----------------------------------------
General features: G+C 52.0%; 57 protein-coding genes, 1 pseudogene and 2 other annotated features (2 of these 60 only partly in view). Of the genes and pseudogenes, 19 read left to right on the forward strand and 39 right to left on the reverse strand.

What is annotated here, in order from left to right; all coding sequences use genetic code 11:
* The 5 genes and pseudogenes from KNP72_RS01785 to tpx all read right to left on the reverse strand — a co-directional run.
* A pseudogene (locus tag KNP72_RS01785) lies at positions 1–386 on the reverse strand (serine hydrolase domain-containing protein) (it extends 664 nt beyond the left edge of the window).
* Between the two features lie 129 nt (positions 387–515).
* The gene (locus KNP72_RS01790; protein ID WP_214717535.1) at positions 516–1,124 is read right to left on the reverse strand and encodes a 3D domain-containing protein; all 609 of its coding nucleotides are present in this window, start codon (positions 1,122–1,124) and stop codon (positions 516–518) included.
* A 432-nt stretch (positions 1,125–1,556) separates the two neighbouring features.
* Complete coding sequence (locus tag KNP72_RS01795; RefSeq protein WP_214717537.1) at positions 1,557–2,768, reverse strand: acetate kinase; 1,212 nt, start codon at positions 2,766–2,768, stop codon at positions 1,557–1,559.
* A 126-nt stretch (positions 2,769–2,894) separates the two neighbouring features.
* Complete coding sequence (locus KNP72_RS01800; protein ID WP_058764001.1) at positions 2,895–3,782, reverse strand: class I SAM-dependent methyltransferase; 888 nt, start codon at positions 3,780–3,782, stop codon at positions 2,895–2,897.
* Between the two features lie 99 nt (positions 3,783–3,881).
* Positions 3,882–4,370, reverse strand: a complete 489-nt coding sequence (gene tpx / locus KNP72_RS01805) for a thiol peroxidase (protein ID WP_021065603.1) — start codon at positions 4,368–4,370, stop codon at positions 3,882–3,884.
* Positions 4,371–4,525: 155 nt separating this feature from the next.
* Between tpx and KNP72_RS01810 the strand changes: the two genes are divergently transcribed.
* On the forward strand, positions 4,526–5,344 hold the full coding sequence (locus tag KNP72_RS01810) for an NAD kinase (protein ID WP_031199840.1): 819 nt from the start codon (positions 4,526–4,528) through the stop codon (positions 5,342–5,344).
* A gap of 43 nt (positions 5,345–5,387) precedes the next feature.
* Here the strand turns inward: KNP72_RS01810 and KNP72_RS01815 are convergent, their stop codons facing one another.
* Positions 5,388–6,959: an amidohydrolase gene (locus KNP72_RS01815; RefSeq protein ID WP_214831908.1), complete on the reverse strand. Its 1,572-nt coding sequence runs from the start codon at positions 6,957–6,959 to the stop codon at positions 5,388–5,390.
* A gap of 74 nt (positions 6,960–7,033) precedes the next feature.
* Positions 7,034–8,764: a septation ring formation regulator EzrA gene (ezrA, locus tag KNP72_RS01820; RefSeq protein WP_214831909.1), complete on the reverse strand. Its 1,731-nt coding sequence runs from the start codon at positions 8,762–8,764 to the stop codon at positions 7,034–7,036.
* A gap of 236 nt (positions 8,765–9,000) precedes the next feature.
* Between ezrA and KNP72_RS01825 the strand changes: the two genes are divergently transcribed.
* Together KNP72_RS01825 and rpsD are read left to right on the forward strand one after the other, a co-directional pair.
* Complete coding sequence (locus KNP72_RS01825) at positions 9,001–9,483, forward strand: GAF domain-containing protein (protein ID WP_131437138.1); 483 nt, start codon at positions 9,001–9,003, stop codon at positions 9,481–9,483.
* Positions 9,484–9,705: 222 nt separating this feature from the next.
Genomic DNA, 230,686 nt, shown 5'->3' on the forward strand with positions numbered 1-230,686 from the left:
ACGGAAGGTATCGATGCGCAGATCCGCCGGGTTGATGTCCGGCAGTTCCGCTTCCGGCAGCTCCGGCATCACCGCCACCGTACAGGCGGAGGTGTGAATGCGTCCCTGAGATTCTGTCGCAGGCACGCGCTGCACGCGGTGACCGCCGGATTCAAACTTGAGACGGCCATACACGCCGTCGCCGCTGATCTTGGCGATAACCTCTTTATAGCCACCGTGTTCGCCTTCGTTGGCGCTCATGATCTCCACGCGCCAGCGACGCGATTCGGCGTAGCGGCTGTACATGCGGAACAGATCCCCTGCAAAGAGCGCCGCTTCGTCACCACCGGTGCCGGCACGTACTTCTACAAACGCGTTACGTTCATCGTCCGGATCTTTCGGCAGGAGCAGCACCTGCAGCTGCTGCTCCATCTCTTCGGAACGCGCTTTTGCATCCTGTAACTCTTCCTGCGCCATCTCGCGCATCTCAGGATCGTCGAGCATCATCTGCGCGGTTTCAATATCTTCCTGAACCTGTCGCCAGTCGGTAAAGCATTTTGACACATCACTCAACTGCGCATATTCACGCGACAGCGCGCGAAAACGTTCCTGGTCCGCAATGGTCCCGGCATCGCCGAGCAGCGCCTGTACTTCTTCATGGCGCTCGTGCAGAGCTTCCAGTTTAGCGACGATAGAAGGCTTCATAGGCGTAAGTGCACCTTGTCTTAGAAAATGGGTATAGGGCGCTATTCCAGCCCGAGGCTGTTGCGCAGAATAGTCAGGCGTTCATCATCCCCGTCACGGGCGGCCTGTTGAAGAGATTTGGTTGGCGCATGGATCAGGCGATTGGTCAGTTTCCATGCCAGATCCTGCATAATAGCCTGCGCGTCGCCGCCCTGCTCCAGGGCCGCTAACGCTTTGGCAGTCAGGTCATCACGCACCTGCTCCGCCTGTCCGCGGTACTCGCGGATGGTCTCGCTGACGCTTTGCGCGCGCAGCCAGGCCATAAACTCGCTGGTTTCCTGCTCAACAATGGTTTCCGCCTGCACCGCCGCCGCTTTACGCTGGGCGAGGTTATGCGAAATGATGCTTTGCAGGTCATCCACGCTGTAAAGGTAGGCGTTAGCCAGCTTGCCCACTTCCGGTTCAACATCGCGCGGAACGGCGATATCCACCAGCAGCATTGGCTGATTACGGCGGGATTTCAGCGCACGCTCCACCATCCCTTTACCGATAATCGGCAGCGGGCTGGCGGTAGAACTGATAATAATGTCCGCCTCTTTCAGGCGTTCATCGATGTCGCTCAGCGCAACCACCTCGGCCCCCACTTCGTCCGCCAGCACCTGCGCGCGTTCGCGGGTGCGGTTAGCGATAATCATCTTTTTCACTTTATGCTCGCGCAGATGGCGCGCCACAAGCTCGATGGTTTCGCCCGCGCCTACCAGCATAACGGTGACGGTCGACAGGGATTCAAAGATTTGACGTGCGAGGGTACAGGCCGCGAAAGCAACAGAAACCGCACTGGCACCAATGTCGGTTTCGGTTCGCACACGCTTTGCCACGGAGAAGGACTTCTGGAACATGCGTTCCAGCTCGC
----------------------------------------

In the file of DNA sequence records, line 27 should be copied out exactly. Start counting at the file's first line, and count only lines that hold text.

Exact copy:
ACGGAAGGTATCGATGCGCAGATCCGCCGGGTTGATGTCCGGCAGTTCCGCTTCCGGCAGCTCCGGCATCACCGCCACCGTACAGGCGGAGGTGTGAATGCGTCCCTGAGATTCTGTCGCAGGCACGCGCTGCACGCGGTGACCGCCGGATTCAAACTTGAGACGGCCATACACGCCGTCGCCGCTGATCTTGGCGATAACCTCTTTATAGCCACCGTGTTCGCCTTCGTTGGCGCTCATGATCTCCACGCGCCAGCGACGCGATTCGGCGTAGCGGCTGTACATGCGGAACAGATCCCCTGCAAAGAGCGCCGCTTCGTCACCACCGGTGCCGGCACGTACTTCTACAAACGCGTTACGTTCATCGTCCGGATCTTTCGGCAGGAGCAGCACCTGCAGCTGCTGCTCCATCTCTTCGGAACGCGCTTTTGCATCCTGTAACTCTTCCTGCGCCATCTCGCGCATCTCAGGATCGTCGAGCATCATCTGCGCGGTTTCAATATCTTCCTGAACCTGTCGCCAGTCGGTAAAGCATTTTGACACATCACTCAACTGCGCATATTCACGCGACAGCGCGCGAAAACGTTCCTGGTCCGCAATGGTCCCGGCATCGCCGAGCAGCGCCTGTACTTCTTCATGGCGCTCGTGCAGAGCTTCCAGTTTAGCGACGATAGAAGGCTTCATAGGCGTAAGTGCACCTTGTCTTAGAAAATGGGTATAGGGCGCTATTCCAGCCCGAGGCTGTTGCGCAGAATAGTCAGGCGTTCATCATCCCCGTCACGGGCGGCCTGTTGAAGAGATTTGGTTGGCGCATGGATCAGGCGATTGGTCAGTTTCCATGCCAGATCCTGCATAATAGCCTGCGCGTCGCCGCCCTGCTCCAGGGCCGCTAACGCTTTGGCAGTCAGGTCATCACGCACCTGCTCCGCCTGTCCGCGGTACTCGCGGATGGTCTCGCTGACGCTTTGCGCGCGCAGCCAGGCCATAAACTCGCTGGTTTCCTGCTCAACAATGGTTTCCGCCTGCACCGCCGCCGCTTTACGCTGGGCGAGGTTATGCGAAATGATGCTTTGCAGGTCATCCACGCTGTAAAGGTAGGCGTTAGCCAGCTTGCCCACTTCCGGTTCAACATCGCGCGGAACGGCGATATCCACCAGCAGCATTGGCTGATTACGGCGGGATTTCAGCGCACGCTCCACCATCCCTTTACCGATAATCGGCAGCGGGCTGGCGGTAGAACTGATAATAATGTCCGCCTCTTTCAGGCGTTCATCGATGTCGCTCAGCGCAACCACCTCGGCCCCCACTTCGTCCGCCAGCACCTGCGCGCGTTCGCGGGTGCGGTTAGCGATAATCATCTTTTTCACTTTATGCTCGCGCAGATGGCGCGCCACAAGCTCGATGGTTTCGCCCGCGCCTACCAGCATAACGGTGACGGTCGACAGGGATTCAAAGATTTGACGTGCGAGGGTACAGGCCGCGAAAGCAACAGAAACCGCACTGGCACCAATGTCGGTTTCGGTTCGCACACGCTTTGCCACGGAGAAGGACTTCTGGAACATGCGTTCCAGCTCGC